Another happy news was the completion and test flight of a Japan-made passenger jet. It brought back fond memories of watching the test flight at Haneda Airport of the YS-11, the first propeller-driven passenger aircraft made in Japan after World War II, together with those involved in its development. More than fifty years have gone by since then.
This year was a milestone year, marking the 70th anniversary of the end of World War II. The war claimed a great many lives, nonmilitary as well as military. Had peace prevailed, these people could have led meaningful lives in various areas of society, and it pains me deeply to think of the many who lost their lives.
As an example of nonmilitary people who sacrificed their lives in the war, the sailors who served on civilian vessels come to mind. These people, who may have dreamed of one day becoming sailors on international routes, went to work as crews of civilian ships which had been requisitioned to transport soldiers and military goods, and lost their lives in enemy attacks. Japan, a country surrounded by sea, had developed as a maritime power. As a young child, I used to enjoy looking at postcards of ships. But I later learned that almost all of those vessels had been sunk in the war, except for the Hikawa Maru, which remained in service as a hospital ship. In those days, Japan lacked command of the air and no battleships were available to escort the transport vessels. It gives me great pain to think of the feelings of the sailors who had to engage in transport operations under such conditions. In June this year, the 45th memorial service for the civilian sailors who died while serving the country during the war and also after the war was held at the monument dedicated to them in Kanagawa Prefecture. I thought of the fallen sailors as the Empress and I attended the service and offered flowers.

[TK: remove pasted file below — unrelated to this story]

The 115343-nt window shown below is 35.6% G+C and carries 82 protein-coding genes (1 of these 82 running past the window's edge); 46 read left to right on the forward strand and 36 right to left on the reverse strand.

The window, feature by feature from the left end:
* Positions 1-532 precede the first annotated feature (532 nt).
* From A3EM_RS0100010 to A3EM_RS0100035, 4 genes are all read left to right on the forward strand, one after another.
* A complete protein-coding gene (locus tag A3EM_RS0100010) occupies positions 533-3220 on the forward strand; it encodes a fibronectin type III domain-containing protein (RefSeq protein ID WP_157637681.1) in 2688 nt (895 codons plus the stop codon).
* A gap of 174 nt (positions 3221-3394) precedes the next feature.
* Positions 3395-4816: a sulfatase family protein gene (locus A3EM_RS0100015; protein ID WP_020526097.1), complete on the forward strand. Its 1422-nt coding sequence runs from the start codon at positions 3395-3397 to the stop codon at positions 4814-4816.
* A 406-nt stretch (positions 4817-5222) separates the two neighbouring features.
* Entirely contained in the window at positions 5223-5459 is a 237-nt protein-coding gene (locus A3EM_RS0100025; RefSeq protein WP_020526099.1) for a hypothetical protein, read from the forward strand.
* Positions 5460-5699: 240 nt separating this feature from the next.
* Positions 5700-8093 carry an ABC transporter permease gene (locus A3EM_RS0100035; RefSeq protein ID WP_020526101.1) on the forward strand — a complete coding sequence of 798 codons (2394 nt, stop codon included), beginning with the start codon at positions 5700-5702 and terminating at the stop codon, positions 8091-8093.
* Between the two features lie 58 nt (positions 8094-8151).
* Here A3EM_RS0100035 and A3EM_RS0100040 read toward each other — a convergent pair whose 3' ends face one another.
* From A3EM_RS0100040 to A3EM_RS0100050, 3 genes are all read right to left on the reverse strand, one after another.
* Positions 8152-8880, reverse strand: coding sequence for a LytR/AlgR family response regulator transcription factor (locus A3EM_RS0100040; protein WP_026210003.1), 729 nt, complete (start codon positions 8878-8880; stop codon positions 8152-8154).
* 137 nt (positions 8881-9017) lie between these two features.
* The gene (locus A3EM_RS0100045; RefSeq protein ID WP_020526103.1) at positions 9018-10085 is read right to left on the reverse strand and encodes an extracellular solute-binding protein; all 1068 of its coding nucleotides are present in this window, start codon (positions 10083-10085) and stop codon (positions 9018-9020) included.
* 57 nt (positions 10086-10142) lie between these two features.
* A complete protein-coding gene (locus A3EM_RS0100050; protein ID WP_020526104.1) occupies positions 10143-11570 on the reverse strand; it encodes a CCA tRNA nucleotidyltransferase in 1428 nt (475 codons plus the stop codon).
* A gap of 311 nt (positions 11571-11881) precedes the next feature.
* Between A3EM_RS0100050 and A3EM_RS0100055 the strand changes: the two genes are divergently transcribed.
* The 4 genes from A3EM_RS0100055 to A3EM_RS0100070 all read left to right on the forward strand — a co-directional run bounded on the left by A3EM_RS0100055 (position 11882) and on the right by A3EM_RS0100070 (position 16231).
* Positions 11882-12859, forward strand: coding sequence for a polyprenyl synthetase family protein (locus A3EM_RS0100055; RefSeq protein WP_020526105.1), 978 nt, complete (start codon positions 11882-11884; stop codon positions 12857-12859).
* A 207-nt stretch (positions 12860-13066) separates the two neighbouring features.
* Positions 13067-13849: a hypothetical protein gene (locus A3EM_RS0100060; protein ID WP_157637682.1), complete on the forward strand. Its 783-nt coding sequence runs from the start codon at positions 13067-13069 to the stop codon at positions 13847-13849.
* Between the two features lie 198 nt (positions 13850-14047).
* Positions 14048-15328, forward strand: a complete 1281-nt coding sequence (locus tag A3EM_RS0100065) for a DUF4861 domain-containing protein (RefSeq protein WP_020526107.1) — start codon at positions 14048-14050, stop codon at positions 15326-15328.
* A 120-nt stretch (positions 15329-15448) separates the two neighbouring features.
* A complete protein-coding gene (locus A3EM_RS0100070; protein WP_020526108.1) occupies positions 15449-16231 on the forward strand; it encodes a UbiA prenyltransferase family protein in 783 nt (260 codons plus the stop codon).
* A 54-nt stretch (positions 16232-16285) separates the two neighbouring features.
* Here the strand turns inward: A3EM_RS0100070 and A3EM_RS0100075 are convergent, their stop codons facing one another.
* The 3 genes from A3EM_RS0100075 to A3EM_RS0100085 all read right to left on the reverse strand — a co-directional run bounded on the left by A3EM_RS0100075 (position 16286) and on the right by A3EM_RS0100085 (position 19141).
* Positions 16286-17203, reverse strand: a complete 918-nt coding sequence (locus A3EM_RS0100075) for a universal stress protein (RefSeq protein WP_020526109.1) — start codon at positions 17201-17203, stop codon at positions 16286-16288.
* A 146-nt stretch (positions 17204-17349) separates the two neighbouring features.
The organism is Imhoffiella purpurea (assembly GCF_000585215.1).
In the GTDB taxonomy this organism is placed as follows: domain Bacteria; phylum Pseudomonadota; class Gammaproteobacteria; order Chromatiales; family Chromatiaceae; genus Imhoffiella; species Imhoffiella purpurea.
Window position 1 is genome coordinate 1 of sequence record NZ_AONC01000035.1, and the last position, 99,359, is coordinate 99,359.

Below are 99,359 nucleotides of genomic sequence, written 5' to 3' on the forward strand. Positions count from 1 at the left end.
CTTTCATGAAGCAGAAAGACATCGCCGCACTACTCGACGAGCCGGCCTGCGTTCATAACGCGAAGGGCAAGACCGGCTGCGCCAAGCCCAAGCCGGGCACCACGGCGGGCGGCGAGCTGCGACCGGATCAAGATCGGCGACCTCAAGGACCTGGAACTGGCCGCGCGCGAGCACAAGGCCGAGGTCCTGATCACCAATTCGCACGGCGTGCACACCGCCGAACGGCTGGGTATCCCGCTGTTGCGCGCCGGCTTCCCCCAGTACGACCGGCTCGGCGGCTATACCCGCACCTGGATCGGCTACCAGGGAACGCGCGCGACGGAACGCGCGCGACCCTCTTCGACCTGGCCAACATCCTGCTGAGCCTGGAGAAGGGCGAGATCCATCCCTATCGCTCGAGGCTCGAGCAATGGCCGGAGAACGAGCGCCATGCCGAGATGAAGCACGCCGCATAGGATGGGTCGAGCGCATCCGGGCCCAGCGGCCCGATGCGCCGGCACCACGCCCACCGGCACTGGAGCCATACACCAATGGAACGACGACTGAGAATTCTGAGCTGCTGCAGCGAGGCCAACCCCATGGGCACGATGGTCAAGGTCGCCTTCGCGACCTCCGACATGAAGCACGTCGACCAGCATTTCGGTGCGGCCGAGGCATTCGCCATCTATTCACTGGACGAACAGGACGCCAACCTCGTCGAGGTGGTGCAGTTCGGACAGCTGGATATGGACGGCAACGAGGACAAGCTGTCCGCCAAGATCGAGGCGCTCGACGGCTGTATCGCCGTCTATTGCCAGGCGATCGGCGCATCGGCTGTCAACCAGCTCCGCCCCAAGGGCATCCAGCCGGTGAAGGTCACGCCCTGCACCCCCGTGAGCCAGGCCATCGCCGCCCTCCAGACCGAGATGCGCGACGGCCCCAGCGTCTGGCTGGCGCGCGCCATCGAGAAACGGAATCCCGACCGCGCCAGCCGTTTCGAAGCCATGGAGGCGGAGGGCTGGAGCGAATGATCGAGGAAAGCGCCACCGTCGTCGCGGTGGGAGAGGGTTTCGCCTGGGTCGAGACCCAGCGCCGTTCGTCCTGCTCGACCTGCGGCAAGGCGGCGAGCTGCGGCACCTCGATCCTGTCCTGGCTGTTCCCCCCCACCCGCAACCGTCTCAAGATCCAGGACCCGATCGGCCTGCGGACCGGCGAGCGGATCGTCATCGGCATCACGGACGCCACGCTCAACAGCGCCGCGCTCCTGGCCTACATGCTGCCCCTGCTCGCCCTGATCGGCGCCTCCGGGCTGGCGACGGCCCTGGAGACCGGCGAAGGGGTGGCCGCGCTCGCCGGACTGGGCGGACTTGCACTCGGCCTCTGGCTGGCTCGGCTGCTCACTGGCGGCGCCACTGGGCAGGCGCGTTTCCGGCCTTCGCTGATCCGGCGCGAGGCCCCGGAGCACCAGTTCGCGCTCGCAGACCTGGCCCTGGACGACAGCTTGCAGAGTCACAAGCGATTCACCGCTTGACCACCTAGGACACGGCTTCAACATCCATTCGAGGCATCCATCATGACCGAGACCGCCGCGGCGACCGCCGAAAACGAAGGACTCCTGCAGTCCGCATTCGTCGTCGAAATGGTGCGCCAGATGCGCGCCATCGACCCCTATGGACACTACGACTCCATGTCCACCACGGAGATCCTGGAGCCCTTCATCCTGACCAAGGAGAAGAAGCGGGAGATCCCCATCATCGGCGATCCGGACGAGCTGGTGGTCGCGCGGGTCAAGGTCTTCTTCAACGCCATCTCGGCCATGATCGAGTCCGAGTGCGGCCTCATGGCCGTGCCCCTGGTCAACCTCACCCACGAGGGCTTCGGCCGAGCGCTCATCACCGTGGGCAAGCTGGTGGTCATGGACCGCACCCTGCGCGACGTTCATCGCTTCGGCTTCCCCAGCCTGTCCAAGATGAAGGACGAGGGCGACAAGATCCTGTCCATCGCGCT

In this milestone year, together with the Empress, I visited the Republic of Palau, which had once been under a Japanese mandate, and dedicated flowers at the Monument of the War Dead in the Western Pacific, erected by the Japanese government after the war, and at the US Army 81st Infantry Division Memorial, both on Peleliu Island. I am deeply grateful to the Presidents and First Ladies of the Republic of Palau, the Republic of the Marshall Islands, and the Federated States of Micronesia for joining us on this visit. Beyond the Monument of the War Dead is Angaur Island, where many people also lost their lives in fierce battle. Today, Angaur is a verdant island lush with trees, and it is difficult to imagine that fierce combat took place there. Seen from the air, the Republic of Palau is made up of beautiful islands surrounded by coral reefs. In these seas, however, lie countless unexploded bombs still submerged, and today, former Maritime Self-Defense Force disposal experts are engaged in clearing them. It is a dangerous task, and I learned that it will take a very long time for the seas of Palau to be safe again. That the last war has imposed a heavy burden on the people living on those islands must never be forgotten.
After our trip to Palau, we visited, in the summer, the districts of Kitaharao in Miyagi Prefecture, Chifuri in Tochigi Prefecture, and Ohinata in Nagano Prefecture, places which were settled and developed by returnees from foreign lands after the war. I could well imagine the toils of the people who, after having put immense effort into reclaiming land overseas, experienced the hardship of leaving that land and returning to Japan, where they again had to struggle and cultivate mostly barren soil, raise livestock, and rebuild their lives. Kitaharao, meaning “Palau of the north,” was settled by those who returned from Palau.
Looking back over the past year, I feel that it was a year in which I spent much time thinking about the war in various ways. With each passing year, we will have more and more Japanese who have never experienced war, but I believe having thorough knowledge about the last war and deepening our thoughts about the war is most important for the future of Japan.
I shall turn 82 on this birthday. I am beginning to feel my age, and there were times when I made some mistakes at events. It is my intention to minimize such incidents by continuing to do the best I can when carrying out each and every event.
As the year draws to a close, it is my hope that the next year will be an even better year for all the people.
Photo from Asahi